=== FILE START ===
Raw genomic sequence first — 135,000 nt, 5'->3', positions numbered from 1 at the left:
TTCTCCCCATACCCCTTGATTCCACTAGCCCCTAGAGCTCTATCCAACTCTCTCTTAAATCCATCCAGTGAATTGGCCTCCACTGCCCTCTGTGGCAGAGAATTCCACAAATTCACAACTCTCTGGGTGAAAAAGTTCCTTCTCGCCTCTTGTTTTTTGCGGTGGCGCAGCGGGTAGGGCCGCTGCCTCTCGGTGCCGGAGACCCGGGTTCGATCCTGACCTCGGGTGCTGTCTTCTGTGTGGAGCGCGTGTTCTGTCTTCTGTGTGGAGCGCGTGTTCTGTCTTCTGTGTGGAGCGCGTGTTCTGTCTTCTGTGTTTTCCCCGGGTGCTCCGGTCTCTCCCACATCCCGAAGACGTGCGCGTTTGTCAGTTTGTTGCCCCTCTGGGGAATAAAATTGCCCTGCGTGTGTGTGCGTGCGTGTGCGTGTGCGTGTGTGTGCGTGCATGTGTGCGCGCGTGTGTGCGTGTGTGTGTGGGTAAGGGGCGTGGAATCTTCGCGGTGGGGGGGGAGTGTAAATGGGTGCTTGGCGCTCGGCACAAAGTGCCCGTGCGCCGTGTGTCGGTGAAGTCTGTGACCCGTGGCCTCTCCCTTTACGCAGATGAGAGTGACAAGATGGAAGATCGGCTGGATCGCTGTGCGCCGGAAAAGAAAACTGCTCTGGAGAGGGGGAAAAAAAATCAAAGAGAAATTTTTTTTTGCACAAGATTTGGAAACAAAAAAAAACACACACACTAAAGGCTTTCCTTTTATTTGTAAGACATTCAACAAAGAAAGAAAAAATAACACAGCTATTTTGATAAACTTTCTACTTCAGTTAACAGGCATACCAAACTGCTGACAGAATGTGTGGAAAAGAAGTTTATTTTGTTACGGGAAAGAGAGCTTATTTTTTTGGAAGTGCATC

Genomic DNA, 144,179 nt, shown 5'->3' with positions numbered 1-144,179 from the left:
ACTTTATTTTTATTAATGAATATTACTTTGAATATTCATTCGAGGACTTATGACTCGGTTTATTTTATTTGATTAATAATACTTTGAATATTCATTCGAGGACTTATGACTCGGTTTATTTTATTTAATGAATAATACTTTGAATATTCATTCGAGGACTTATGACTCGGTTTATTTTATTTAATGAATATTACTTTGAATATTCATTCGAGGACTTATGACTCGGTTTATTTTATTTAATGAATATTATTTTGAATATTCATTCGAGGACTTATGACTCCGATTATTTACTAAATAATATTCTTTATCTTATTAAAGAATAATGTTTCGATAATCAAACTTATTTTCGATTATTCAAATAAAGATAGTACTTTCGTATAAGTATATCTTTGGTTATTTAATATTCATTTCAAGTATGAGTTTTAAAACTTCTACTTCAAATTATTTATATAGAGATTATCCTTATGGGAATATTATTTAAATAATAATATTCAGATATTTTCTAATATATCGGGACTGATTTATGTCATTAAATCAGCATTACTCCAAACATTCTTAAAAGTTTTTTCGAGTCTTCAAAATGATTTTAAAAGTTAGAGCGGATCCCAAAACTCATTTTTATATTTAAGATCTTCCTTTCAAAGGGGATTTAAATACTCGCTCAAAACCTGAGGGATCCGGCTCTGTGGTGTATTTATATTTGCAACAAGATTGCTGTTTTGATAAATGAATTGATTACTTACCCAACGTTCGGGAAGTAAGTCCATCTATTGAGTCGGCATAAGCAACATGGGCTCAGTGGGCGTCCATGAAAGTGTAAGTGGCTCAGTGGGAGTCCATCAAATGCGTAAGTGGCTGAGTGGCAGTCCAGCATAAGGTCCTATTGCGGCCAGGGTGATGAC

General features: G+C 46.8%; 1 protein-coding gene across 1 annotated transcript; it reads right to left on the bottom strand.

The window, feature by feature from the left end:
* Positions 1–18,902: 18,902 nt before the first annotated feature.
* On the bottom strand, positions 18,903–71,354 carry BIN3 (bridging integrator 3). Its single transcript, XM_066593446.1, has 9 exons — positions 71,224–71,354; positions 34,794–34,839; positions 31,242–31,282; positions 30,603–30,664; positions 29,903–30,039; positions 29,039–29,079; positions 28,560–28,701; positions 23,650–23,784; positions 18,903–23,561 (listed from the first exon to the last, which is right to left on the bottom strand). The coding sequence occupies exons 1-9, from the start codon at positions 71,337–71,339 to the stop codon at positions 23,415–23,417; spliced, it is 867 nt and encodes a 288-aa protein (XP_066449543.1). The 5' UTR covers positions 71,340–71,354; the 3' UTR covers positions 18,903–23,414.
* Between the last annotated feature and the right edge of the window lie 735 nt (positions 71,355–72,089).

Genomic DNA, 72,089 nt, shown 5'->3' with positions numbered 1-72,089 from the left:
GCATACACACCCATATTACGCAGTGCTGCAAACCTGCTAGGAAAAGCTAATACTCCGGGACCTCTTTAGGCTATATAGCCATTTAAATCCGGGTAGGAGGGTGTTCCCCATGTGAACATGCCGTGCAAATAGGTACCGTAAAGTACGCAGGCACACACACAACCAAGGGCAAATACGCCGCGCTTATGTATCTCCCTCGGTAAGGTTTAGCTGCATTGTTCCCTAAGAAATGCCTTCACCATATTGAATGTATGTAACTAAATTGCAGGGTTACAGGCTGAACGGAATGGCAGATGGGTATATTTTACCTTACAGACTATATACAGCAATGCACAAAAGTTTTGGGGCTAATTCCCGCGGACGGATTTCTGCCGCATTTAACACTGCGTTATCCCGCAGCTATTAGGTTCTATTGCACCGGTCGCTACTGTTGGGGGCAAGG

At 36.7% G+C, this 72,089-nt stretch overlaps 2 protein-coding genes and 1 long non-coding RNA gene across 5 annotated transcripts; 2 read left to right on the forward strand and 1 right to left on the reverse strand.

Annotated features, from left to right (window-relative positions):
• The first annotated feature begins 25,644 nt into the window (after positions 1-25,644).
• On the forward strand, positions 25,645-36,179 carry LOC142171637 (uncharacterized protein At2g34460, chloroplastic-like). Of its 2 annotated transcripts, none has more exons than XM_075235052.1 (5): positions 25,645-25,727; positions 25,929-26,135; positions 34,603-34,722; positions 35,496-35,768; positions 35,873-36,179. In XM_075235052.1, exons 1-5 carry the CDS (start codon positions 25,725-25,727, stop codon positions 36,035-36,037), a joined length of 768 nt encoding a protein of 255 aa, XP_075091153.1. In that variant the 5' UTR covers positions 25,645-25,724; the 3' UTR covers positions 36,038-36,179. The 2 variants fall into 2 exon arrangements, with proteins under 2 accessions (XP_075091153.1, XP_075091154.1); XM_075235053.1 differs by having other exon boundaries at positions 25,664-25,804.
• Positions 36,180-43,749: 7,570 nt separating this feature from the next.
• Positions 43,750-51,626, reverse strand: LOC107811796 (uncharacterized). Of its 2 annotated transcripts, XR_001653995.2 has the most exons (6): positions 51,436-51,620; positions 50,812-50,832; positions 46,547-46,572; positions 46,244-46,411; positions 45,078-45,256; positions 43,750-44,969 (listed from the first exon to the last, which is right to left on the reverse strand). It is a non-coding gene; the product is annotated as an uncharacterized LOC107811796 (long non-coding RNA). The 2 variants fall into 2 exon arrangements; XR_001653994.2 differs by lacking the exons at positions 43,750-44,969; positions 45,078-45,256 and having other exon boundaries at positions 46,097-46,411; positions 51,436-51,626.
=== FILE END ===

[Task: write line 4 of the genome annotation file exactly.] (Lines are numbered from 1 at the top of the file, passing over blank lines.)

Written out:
ACTTTATTTTTATTAATGAATATTACTTTGAATATTCATTCGAGGACTTATGACTCGGTTTATTTTATTTGATTAATAATACTTTGAATATTCATTCGAGGACTTATGACTCGGTTTATTTTATTTAATGAATAATACTTTGAATATTCATTCGAGGACTTATGACTCGGTTTATTTTATTTAATGAATATTACTTTGAATATTCATTCGAGGACTTATGACTCGGTTTATTTTATTTAATGAATATTATTTTGAATATTCATTCGAGGACTTATGACTCCGATTATTTACTAAATAATATTCTTTATCTTATTAAAGAATAATGTTTCGATAATCAAACTTATTTTCGATTATTCAAATAAAGATAGTACTTTCGTATAAGTATATCTTTGGTTATTTAATATTCATTTCAAGTATGAGTTTTAAAACTTCTACTTCAAATTATTTATATAGAGATTATCCTTATGGGAATATTATTTAAATAATAATATTCAGATATTTTCTAATATATCGGGACTGATTTATGTCATTAAATCAGCATTACTCCAAACATTCTTAAAAGTTTTTTCGAGTCTTCAAAATGATTTTAAAAGTTAGAGCGGATCCCAAAACTCATTTTTATATTTAAGATCTTCCTTTCAAAGGGGATTTAAATACTCGCTCAAAACCTGAGGGATCCGGCTCTGTGGTGTATTTATATTTGCAACAAGATTGCTGTTTTGATAAATGAATTGATTACTTACCCAACGTTCGGGAAGTAAGTCCATCTATTGAGTCGGCATAAGCAACATGGGCTCAGTGGGCGTCCATGAAAGTGTAAGTGGCTCAGTGGGAGTCCATCAAATGCGTAAGTGGCTGAGTGGCAGTCCAGCATAAGGTCCTATTGCGGCCAGGGTGATGAC